1. Interest for late completion

If you are late to settle (usually because your bank is late if you are borrowing), most contracts will include a clause charging you interest for late completion.

Interest can be substantially higher than the mortgage rate.

Often buyers feel this is unfair as it is their bank, rather than themselves, who is holding up settlement.

Conversely, if the vendor is late, it is common that you cannot charge them interest. This too can be a surprise to buyers.

  1. 14-day Notice to Complete

If you are late to settle, it is common for the contract to state that the vendor can issue a Notice to Complete, whereby time now becomes 'of the essence' to settle within 14 days.

After the Notice expires, the vendor can terminate the contract if you still cannot settle.

For further information, please see the article on our website titled "Cannot complete your purchase of land contract? Think your liability is limited to the 10% deposit? Think again!".

  1. Release of Deposit

Another common special condition seeks to allow a vendor to use your deposit before settlement so long as they can apply it to their own purchase, stamp duty etc.

The broader the clause, the higher the risk.

If the clause allows for an "unconditional" release of deposit – allowing the vendor to spend the deposit money early on anything they wish – then it can be very difficult to retrieve the money (without suing) if you, for example, have to rescind the contract.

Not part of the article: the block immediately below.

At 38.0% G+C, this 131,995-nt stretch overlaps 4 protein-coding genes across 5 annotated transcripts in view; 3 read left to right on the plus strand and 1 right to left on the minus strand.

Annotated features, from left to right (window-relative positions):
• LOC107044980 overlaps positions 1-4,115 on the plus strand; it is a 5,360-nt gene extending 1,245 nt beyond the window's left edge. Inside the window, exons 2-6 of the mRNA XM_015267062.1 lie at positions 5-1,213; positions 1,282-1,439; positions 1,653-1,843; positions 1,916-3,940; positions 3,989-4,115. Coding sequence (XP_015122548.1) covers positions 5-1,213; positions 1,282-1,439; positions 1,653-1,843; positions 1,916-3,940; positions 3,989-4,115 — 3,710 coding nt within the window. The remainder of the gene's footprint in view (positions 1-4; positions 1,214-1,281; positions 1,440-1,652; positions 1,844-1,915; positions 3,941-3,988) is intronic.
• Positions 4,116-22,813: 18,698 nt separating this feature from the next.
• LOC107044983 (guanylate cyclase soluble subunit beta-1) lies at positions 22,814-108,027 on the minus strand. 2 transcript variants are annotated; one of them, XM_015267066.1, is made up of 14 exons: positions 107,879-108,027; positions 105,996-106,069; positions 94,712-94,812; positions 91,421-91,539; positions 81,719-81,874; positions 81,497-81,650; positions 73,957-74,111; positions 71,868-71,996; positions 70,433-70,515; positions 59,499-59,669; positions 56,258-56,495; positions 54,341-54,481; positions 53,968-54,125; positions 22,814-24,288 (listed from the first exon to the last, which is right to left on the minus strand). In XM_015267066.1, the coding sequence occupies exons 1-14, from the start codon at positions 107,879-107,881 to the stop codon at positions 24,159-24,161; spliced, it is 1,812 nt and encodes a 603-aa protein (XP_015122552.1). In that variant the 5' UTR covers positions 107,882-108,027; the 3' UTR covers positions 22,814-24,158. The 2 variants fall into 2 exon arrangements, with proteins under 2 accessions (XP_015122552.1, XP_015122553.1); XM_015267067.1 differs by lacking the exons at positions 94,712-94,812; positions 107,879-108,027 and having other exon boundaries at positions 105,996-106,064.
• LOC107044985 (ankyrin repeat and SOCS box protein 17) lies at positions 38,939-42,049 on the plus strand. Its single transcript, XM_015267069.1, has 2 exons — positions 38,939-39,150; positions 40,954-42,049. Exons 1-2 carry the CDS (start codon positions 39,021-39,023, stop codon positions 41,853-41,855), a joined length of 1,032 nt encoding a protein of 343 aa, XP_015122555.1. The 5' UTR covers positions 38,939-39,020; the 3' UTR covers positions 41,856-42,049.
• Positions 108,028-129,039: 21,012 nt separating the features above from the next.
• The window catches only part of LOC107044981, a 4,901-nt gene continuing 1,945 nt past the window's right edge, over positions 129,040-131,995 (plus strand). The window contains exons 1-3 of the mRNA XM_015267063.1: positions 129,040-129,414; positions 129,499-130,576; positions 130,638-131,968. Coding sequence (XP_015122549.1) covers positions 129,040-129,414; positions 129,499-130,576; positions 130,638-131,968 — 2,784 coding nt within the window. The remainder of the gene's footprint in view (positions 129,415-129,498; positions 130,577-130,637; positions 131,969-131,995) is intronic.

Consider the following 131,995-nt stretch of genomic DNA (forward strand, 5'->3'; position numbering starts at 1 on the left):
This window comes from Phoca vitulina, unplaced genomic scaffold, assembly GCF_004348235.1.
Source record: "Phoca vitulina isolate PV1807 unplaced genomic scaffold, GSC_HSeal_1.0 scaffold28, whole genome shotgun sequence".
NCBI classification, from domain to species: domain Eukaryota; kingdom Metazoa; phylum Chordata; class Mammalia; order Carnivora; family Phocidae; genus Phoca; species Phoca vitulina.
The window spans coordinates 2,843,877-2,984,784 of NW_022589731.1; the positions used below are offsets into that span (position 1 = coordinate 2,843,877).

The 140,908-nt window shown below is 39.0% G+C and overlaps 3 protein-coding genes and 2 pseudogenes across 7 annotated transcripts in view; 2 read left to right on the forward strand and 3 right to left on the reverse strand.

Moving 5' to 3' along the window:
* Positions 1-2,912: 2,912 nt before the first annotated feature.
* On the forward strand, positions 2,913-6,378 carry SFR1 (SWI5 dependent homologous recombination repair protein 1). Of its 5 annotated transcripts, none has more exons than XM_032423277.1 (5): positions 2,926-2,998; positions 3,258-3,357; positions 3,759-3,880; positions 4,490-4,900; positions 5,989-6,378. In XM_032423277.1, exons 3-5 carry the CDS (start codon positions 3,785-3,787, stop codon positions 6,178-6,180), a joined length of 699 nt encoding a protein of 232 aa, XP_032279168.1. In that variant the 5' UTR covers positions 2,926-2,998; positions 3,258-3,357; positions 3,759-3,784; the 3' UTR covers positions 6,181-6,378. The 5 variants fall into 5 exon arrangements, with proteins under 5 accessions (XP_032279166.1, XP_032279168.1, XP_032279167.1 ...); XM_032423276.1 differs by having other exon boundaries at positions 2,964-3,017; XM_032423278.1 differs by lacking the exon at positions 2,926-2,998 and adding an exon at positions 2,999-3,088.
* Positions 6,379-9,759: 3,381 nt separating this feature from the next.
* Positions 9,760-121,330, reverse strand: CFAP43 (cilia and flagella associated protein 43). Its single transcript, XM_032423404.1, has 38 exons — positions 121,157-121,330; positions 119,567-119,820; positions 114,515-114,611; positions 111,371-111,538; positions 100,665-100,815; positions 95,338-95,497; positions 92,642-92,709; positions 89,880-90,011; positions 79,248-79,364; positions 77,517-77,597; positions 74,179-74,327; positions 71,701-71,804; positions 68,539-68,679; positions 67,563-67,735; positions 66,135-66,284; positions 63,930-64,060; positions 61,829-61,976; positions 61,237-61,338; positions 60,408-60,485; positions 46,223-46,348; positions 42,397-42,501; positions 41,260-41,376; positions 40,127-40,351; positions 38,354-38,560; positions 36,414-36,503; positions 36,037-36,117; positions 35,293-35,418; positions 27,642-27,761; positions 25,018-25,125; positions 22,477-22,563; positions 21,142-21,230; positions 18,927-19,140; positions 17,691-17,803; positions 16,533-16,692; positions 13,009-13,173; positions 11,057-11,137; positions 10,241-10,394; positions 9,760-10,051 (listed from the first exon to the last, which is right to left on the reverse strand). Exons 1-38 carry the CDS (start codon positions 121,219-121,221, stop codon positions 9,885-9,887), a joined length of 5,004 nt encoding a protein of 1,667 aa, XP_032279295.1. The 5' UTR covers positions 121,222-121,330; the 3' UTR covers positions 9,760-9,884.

1. Incapacity

If one of the parties dies or loses capacity, a special condition will often be included allowing the other party to rescind the contract at their election.

  1. Guarantor clause

If buying in a company name, be weary that you may be inadvertently giving personal guarantees if you are a director. A vendor will often insist on this.

  1. Land Tax Adjustment

Some vendors try to pass on their land tax bill, if they have one, under the contract as a pro rata adjustment in addition to the purchase price.

Unusually the box on page 2 of the contract will be ticked to that extent, but sometimes a contract will have it marked 'no' on page 2, and then a special condition overriding that earlier "no".

  1. GST

Sometimes it is important to have a custom GST clause. For example, the property brand new and the 'margin scheme' method is being used.

Other times, these clauses can catch people out, or be so poorly drafted it is left to the Court to determine which party must pay the GST if it applies.

It is important to seek competent advice in relation to these clauses.

  1. Other clauses

The above 10 special conditions are but some of the long list which can appear.

You should speak to an experienced property law lawyer about these clauses.

You can contact Maclarens Lawyers on 96823777.

For professional legal advice, contact Maclarens Lawyers on (02) 9682 3777

If you have a legal concern - business or personal - let Maclarens Lawyers help you.